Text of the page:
Far from the snoozer that many observers expected, the March jobs report featured a number of surprises. Like the February report, this one deflated the main narrative to emerge from its predecessor – in this case, that job growth was accelerating, rather than that wage growth had been accelerating. The most important takeaways from this report are that job growth still has not deviated from its long-standing trend of 200k-ish net job gains a month and that while wage growth hasn’t taken off, its precursors might be.
Nonfarm payrolls of rose by 103,000. Net downward revisions of 50,000 to the prior two months brought the 3-month average to 202,000 from a previously reported 242,000 – virtually unchanged from the average reported in January of 192,000.
At 2.7% over 12 months, growth in average hourly earnings was right on expectations. Wage trends appear unchanged relative to 2016 and 2017, but there were a few encouraging signs for future growth: rising job leavers and declines in both “U6” underemployment and long-term unemployment.
The “U3” unemployment rate held steady at 4.1%, for the sixth straight month. In unrounded terms, this rate declined slightly, as the number of unemployed people declined by a bit more (proportionally) than the labor force. Labor force participation dipped to 62.9% from 63.0%.
The March report confirms that it was premature to claim that February represented a true acceleration from recent trends. Job growth remains around +200k (back where it was in January), well above the rate needed to keep pace with labor force growth and push the unemployment rate lower. Standard economic models predict job growth to moderate at this stage of the economic cycle, but getting fiscal stimulus at this stage is not standard, so it remains to be seen whether job growth will accelerate in the way GDP is expected to.
Unlike in the household survey, there were signs of weather impacts on the establishment survey. Construction and retail saw outright declines; within construction, specialty trade contractors remained a larger swing factor than building construction. Specialty trade does plumbing and electrical, but also site preparation.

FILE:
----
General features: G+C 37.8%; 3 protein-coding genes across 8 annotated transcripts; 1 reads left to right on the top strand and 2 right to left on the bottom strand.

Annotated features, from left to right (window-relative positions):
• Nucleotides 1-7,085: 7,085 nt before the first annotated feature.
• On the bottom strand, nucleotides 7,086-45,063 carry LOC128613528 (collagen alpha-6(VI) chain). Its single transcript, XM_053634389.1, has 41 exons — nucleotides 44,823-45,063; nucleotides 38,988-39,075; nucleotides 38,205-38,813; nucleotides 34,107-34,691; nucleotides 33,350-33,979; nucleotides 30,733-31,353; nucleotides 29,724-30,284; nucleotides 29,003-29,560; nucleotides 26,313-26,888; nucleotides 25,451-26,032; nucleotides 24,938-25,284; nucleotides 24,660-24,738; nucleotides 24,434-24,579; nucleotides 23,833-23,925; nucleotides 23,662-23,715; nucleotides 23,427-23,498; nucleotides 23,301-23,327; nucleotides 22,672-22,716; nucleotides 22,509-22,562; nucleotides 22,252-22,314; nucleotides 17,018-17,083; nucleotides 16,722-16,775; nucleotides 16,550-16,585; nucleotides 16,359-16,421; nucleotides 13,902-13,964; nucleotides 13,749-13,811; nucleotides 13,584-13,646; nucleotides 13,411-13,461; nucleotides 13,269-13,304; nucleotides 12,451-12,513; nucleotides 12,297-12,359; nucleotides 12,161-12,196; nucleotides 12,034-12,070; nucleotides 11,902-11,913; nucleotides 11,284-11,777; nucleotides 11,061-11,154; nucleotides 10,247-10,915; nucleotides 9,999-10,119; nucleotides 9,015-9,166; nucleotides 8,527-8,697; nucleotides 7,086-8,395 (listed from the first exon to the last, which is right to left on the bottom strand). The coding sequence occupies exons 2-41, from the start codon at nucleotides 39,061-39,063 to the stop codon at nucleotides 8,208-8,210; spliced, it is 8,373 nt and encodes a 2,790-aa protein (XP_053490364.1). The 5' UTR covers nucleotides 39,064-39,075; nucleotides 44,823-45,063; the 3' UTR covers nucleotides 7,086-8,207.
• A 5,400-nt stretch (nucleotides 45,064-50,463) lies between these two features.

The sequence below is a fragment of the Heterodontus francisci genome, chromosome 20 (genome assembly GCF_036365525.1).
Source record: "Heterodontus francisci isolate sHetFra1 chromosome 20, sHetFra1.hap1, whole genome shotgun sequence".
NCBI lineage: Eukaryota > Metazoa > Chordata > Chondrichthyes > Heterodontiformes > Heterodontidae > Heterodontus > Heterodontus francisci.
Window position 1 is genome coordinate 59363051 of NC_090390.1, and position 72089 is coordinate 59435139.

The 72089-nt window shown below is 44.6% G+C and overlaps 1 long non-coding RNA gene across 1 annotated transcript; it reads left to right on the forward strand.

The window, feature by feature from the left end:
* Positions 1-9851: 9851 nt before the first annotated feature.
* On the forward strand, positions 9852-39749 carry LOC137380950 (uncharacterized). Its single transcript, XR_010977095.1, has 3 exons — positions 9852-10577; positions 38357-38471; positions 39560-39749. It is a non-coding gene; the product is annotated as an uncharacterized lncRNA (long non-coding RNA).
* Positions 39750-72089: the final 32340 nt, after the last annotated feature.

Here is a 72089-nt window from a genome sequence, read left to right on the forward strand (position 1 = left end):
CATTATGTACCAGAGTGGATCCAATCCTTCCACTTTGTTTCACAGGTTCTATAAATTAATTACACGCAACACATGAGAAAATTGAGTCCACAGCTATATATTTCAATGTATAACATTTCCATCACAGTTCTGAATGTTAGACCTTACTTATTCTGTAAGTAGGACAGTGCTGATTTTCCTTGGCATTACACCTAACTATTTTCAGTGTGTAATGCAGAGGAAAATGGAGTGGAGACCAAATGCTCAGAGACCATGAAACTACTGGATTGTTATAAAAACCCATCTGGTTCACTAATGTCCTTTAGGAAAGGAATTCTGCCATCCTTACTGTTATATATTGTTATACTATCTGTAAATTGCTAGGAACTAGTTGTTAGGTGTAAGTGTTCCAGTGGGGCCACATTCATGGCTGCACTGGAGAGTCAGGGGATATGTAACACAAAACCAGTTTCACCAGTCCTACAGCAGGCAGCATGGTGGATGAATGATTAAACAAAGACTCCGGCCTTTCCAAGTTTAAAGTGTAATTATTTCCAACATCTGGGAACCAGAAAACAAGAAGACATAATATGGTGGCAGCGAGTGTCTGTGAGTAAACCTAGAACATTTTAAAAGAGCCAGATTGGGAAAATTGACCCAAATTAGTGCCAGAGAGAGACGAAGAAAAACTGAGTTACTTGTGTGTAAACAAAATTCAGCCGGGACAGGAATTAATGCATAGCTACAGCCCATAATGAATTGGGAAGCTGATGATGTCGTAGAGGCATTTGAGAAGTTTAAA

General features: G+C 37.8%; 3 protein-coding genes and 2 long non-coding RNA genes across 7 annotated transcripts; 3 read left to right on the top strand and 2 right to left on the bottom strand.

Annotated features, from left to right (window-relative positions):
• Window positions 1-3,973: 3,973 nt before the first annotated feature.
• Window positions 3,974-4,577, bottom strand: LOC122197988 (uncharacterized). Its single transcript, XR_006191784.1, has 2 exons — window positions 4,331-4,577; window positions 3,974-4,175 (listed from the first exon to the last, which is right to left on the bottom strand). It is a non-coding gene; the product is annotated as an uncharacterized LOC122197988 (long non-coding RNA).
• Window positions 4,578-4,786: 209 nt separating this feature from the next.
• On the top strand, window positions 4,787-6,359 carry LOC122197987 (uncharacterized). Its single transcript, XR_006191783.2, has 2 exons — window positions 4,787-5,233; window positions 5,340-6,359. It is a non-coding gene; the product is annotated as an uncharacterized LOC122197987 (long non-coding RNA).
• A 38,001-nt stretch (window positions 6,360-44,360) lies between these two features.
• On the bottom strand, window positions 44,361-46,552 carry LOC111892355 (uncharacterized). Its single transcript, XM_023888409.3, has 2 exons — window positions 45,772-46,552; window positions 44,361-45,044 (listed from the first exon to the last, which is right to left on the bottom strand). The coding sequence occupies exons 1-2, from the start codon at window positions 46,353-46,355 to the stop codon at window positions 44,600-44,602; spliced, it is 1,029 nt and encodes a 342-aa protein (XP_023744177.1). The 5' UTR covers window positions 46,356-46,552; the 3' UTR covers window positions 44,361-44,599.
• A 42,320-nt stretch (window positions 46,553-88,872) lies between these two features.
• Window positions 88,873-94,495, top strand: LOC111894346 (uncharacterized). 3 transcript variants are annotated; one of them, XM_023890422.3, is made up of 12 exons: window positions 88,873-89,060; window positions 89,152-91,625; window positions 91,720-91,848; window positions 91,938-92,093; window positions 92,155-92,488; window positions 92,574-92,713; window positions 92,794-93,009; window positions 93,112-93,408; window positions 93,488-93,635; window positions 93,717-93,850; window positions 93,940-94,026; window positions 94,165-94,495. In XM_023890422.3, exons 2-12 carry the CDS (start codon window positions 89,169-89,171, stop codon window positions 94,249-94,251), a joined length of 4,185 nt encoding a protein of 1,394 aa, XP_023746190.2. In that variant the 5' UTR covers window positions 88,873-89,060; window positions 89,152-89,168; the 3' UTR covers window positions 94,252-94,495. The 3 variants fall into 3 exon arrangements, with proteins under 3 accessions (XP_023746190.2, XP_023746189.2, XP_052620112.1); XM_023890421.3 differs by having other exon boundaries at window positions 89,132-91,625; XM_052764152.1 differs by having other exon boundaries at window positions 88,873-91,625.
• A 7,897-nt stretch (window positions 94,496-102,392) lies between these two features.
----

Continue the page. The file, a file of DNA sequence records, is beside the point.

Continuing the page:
Among the other major industry groupings, the vast majority saw mere slowdowns, rather than outright declines. The most notable slowdowns occurred in financial activities (2k vs. 30k), leisure/hospitality (5k vs. 23k), and professional/business services (33k vs. 55k). Within that last category, temporary services took a big hit (-600 vs. +21k), which was one of the more worrisome points in this portion of the report. Overall, the breadth of job gains scored a robust 62.6 diffusion index, down from the off-trend 71.1 in February but above the 57.2 in January, when the headline payroll number was significantly higher.
There were no fireworks in average hourly earnings, but several items in the household survey provided grounds for optimism on this front:
The continued rise in job leavers. Studies show that job switching is a major contributor to wage gains.
The continued decline in long-term unemployment. This is an underappreciated sign that the private sector is reaching deeper into the labor pool – a harbinger of true labor market tightness.
Similarly, less educated workers continue to catch up with other groups, outpacing them in declines in unemployment (-0.2 percentage points, versus anywhere from -0.1 to +0.1).
The “U6” underemployment dropped to 8.0% from 8.2%, returning to its lowest level since the recession (previously reached in October and November of 2017).
Looking forward to Chair Powell’s talk later today, he’ll likely downplay today’s report and emphasize the trends above – no clear sign of acceleration in job growth or wages, but encouraging signs that the labor market is becoming tighter, more “old normal,” and ready to produce more wage gains.
Surely Powell would prefer to see job gains moderate a bit, both to avoid overheating and also because that would suggest that any rise in GDP would translate into greater productivity gains. Productivity gains would prevent wage gains from leading to a cycle of wage-push inflation.
It will be interesting to see if Powell addresses the recent discussions about the symmetry of the Fed’s inflation target. He struck a traditional tone at the March FOMC press conference, but there’s a growing chorus of FOMC participants contemplating overshoots and other ways to strengthen perception of the target’s symmetry.
As I mentioned last month, in the current environment of uncertainty, the Fed will want to preserve as much optionality as possible. They won’t be eager to firm up expectations about 3 vs. 4 hikes until the second half of the year, so Powell may stick to his tune in order to preserve the option for 4 hikes in 2018.
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